Global Climate change & its impact on Indian Agriculture.

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Information about Global Climate change & its impact on Indian Agriculture.
Education

Published on December 5, 2008

Author: soumyashree85

Source: slideshare.net

Description

Effect of global climate change on Indian agriculture is described in this slide show.

Climate Change : Impacts on Indian Agriculture Biswajit Biswal Dept. of Soil Sc. & Agril. Chemistry Institute of Agricultural Sciences Banaras Hindu University Varanasi

Biswajit Biswal

Dept. of Soil Sc. & Agril. Chemistry

Institute of Agricultural Sciences

Banaras Hindu University

Varanasi

There was a country.People were happily living by fishing & other activities depending upon the surrounding sea. Suddenly the sea begins to rise..Within a century..The whole island country sinks..Along with it sinks the 300000 lives..their Culture..& Heritage… Some how some ambitious people had seen the future in advance.They had shelters in other countrie…They survived..along with them their legend…

There was a country.People were happily living by fishing & other activities depending upon the surrounding sea.

Suddenly the sea begins to rise..Within a century..The whole island country sinks..Along with it sinks the 300000 lives..their Culture..& Heritage…

Some how some ambitious people had seen the future in advance.They had shelters in other countrie…They survived..along with them their legend…

Friends…This was not a story..The Country in Question is Maldives & the visionary is newly elected President Nasheed.. According to IPCC..There are 20 countries aroundworld.in the verge of extinction..Due to rise in sea level resulting from GLOBAL WARMING.. The last days of paradise are on…. What We aspire to give our great grand children is nothing but a world worth not living….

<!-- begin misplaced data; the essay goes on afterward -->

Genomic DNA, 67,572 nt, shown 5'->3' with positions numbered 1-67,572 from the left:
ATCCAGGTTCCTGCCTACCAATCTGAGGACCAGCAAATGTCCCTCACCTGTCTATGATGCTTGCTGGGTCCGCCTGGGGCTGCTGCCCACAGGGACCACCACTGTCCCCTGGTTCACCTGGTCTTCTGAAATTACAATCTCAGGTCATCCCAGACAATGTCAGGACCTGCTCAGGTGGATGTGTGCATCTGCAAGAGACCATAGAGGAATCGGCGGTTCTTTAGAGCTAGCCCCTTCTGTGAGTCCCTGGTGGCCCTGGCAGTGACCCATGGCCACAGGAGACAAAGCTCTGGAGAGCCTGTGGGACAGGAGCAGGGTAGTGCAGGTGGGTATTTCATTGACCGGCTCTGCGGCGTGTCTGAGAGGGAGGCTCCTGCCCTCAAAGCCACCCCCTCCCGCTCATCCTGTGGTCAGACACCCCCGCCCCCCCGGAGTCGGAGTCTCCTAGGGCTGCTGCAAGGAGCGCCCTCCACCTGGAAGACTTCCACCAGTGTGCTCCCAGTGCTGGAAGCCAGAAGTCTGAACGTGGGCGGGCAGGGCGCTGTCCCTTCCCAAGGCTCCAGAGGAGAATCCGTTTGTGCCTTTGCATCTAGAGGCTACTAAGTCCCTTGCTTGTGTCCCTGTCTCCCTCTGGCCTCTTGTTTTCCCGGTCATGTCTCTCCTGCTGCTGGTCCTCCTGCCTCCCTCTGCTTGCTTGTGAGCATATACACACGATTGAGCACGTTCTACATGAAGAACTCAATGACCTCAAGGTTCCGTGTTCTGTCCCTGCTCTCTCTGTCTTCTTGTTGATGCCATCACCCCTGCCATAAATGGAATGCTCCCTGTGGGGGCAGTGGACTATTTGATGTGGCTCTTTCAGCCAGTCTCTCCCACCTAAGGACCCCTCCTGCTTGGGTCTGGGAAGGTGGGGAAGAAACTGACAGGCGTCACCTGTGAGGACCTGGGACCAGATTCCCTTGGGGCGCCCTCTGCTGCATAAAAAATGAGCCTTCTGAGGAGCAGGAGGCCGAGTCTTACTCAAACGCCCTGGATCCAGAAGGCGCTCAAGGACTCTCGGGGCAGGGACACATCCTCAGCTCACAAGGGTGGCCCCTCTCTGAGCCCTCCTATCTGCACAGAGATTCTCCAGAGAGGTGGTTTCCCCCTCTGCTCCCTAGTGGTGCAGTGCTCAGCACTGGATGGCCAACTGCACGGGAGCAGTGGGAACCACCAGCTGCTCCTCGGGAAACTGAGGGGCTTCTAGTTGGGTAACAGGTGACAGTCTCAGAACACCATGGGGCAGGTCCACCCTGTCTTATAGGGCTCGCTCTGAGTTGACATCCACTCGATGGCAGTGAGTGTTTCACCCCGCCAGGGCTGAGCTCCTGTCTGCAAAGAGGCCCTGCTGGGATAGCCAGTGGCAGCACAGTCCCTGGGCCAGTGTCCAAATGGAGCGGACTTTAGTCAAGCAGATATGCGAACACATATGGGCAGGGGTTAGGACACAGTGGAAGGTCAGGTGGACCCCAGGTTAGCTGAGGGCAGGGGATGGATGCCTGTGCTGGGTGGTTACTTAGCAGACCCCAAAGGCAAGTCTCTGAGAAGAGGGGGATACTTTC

Friends…This was not a story..The Country in Question is Maldives & the visionary is newly elected President Nasheed..

According to IPCC..There are 20 countries aroundworld.in the verge of extinction..Due to rise in sea level resulting from GLOBAL WARMING..

The last days of paradise are on….

What We aspire to give our great grand children is nothing but a world worth not living….

Its now Maldives….Days are not far..When India will be witnessing Such things…. Is this reality..??? Lets Ponder over it..

Its now Maldives….Days are not far..When India will be witnessing Such things….

Is this reality..???

Lets Ponder over it..

INDIA AND AGRICULTURE CONTEXT Population : 1 billion + % Share of Agri. in GDP : 34 % (1994), 42 % (1980) Area under Agriculture : 50 % (160 mha) Population dependent on Agriculture: 70% Average farm size: : 1 to5 ha Landless dependent on others Total. Area Irrigated Prod Earnings % of GDP (mha) (mha) (mt). (Rs.) Rice 42 20 73 365 22 Wheat 24 21 57 208 12.6

CONTEXT

Population : 1 billion +

% Share of Agri. in GDP : 34 % (1994), 42 % (1980)

Area under Agriculture : 50 % (160 mha)

Population dependent on Agriculture: 70%

Average farm size: : 1 to5 ha

Landless dependent on others

Total. Area Irrigated Prod Earnings % of GDP

(mha) (mha) (mt). (Rs.)

Rice 42 20 73 365 22